Trinitarian Mission and Practical Theology: Conversations in Service of the Local.
The Missio Dei
According to missiologists like David Bosch and Lesslie Newbigin, mission has often been seen through the lens of personal salvation or church expansion, or, alternatively, understood in cultural terms. All these aspects tend to place our efforts at the centre. However, in recent times, there has been a decisive shift toward understanding mission as God's mission. (1) Bosch comments that, in fact, it was Barth who first gave impetus to the idea that mission was to be derived from God's nature. (2) Today, it is important that we now see mission as an extension of God's very being. (3) Mission is firstly God's mission and is broad in scope.
Since God's concern is for the entire world, this should also be the scope of the missio Dei. It affects all people in all aspects of their existence. Mission is God's turning to the world in respect of creation, care, redemption and consummation... The missio Dei is God's activity which embraces both the church and the world, and in which the church may be privileged to participate. (4)
Missionary activity, therefore, encounters a God who has secretly been at work. Hoekendijk, in his attempt to expand the limited nature of the term "mission," often meant it was understood in exclusion to that of the church and the swallowing up of the church in the world. Despite these overcorrections, mission ought still to be seen in the width with which Bosch has described it. Its source, though, remains God's being and heart: "Mission has its origin in the heart of God. God is a fountain of sending love. This is the deepest source of mission. It is impossible to penetrate deeper still; there is mission because God loves people." (5)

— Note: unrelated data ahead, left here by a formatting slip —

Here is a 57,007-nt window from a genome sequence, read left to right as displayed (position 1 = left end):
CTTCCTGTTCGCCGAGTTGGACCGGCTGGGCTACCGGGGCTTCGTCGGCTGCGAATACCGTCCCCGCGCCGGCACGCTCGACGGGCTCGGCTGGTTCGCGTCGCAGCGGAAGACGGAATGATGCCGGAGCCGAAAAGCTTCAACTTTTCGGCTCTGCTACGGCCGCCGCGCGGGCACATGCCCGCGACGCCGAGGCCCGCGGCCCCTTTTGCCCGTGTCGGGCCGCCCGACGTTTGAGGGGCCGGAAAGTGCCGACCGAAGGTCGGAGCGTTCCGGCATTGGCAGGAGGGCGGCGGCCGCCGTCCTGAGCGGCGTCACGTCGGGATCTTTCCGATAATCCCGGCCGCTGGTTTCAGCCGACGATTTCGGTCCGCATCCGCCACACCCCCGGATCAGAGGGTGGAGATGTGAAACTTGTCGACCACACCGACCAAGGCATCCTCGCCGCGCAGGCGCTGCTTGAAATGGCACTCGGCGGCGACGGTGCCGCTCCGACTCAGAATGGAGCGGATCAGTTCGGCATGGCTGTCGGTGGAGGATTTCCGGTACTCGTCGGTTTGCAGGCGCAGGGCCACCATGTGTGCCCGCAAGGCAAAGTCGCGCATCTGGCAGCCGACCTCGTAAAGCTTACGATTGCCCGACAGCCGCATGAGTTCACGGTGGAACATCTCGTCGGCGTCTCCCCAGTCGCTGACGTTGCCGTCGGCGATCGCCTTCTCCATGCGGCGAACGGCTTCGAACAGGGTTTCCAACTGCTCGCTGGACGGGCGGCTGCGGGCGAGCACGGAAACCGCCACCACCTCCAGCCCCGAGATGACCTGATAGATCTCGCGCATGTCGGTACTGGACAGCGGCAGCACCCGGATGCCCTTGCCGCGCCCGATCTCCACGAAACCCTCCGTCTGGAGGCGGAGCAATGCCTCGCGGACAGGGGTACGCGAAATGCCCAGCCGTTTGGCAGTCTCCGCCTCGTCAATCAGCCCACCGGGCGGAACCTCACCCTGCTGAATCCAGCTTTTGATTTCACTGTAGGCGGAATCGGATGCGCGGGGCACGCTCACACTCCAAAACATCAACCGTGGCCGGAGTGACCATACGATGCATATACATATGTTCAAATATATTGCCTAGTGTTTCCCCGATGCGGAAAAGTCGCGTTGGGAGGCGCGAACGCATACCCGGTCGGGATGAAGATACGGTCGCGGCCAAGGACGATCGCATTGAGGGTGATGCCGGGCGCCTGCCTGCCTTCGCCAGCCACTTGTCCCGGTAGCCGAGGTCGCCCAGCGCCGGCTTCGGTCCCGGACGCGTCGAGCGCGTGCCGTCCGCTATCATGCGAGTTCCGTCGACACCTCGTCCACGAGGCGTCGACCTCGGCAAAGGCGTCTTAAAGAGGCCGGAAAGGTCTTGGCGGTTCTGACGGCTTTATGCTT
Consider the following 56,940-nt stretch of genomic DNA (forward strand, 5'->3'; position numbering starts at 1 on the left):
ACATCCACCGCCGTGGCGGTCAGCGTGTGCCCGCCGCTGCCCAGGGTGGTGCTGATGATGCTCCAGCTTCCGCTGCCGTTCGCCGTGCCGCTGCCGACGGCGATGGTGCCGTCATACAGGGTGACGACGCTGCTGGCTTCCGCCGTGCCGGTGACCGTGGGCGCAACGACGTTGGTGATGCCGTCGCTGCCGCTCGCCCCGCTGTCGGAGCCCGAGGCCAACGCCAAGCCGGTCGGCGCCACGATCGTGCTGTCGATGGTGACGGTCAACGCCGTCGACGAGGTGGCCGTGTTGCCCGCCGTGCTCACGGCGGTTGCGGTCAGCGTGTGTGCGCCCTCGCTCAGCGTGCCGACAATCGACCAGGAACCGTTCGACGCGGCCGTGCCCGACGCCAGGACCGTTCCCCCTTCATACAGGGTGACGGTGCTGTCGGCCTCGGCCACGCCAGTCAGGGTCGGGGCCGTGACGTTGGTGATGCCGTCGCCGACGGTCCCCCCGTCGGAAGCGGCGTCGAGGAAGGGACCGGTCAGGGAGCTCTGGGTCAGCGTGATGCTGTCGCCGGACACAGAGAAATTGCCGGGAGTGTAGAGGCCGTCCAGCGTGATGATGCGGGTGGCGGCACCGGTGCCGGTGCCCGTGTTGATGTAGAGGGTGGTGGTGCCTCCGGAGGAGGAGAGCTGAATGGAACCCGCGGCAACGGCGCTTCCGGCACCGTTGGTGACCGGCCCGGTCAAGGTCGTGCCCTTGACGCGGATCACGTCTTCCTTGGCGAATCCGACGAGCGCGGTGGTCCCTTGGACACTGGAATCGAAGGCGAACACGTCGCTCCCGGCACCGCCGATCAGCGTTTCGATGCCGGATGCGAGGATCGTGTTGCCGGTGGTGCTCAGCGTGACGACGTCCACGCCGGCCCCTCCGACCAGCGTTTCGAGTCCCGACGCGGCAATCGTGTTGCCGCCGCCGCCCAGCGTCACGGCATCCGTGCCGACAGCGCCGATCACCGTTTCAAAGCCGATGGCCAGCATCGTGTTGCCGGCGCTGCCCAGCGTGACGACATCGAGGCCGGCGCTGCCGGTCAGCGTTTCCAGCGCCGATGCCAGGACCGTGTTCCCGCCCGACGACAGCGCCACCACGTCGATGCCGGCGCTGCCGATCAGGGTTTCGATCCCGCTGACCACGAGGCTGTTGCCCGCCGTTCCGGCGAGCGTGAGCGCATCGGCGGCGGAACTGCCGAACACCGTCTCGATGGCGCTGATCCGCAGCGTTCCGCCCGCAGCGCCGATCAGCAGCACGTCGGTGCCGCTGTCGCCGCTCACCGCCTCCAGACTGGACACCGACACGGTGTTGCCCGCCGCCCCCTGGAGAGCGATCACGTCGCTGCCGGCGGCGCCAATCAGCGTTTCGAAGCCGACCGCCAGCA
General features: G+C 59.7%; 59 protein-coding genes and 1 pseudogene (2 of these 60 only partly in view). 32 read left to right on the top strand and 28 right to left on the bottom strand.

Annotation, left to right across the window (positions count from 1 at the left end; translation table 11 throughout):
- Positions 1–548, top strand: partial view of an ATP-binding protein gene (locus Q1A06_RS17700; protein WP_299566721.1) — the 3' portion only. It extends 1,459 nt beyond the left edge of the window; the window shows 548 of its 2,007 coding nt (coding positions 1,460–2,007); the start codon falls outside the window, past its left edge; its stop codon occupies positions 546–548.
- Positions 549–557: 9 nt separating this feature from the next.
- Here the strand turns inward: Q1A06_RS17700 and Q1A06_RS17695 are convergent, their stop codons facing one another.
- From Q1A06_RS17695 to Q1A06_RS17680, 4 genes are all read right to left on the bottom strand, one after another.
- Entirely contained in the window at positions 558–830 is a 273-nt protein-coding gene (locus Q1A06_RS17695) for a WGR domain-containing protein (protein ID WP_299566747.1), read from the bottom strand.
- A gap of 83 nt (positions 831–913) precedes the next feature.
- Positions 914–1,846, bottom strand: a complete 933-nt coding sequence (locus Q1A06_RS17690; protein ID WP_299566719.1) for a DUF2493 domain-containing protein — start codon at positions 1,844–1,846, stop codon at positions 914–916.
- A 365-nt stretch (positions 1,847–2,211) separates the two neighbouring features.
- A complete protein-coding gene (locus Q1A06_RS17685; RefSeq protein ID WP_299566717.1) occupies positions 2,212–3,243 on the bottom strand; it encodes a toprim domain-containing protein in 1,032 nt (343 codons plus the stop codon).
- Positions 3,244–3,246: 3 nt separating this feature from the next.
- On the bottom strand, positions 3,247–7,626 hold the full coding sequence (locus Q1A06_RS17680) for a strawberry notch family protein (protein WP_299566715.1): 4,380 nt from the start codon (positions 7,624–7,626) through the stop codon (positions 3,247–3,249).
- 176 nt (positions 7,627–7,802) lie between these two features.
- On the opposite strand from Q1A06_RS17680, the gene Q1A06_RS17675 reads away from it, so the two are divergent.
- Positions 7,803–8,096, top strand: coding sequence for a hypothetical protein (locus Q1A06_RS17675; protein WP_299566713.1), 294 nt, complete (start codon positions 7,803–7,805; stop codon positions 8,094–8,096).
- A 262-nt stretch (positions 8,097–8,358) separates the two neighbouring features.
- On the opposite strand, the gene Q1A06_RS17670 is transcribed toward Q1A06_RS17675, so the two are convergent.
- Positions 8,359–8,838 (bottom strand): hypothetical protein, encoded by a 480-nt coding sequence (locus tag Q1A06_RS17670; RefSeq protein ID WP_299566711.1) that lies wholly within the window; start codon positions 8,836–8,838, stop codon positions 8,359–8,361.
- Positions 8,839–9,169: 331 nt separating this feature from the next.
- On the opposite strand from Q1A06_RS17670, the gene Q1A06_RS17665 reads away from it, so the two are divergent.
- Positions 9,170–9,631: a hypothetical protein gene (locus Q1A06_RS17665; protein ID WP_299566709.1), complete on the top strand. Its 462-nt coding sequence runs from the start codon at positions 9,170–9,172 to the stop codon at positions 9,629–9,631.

Graham et al. note with interest how the Trinity influences those within the emergent church and others in their corporate theological reflection with regard to mission. (6) Root has argued of the importance of a trinitarian understanding for practical theology and highlights the incarnation as central for leading us deep into the human situation. (7) In light of this renewed emphasis of a missional triune God, we need to ask how we can understand this trinitarian mission. In what way do the Father, Son, and Spirit participate in, and embody, the mission of God? One of the ways people have chosen to understand the triune God as missional is by seeing the three persons of the Trinity' in terms of certain roles--Creator, Redeemer, and Sanctifier. We shall be using Lesslie Newbigin's trinitarian missiology to help us with this, but must first make a few comments regarding the gender of the Trinity. In today's world, we cannot simply speak of Father and Son without some form of explanation. A quote by Hans Kiing has been chosen to illustrate the perspective to which we hold:
that God is not male, that God is neither masculine nor feminine, that God transcends masculinity and femininity, that all our terms for God, including the word "Father", are only analogies and metaphors, only symbols and ciphers, and that none "fixes" the symbol God, so that one might, say, obstruct women's liberation in society and the ordination of women in the church in the name of such a patriarchal God. (8)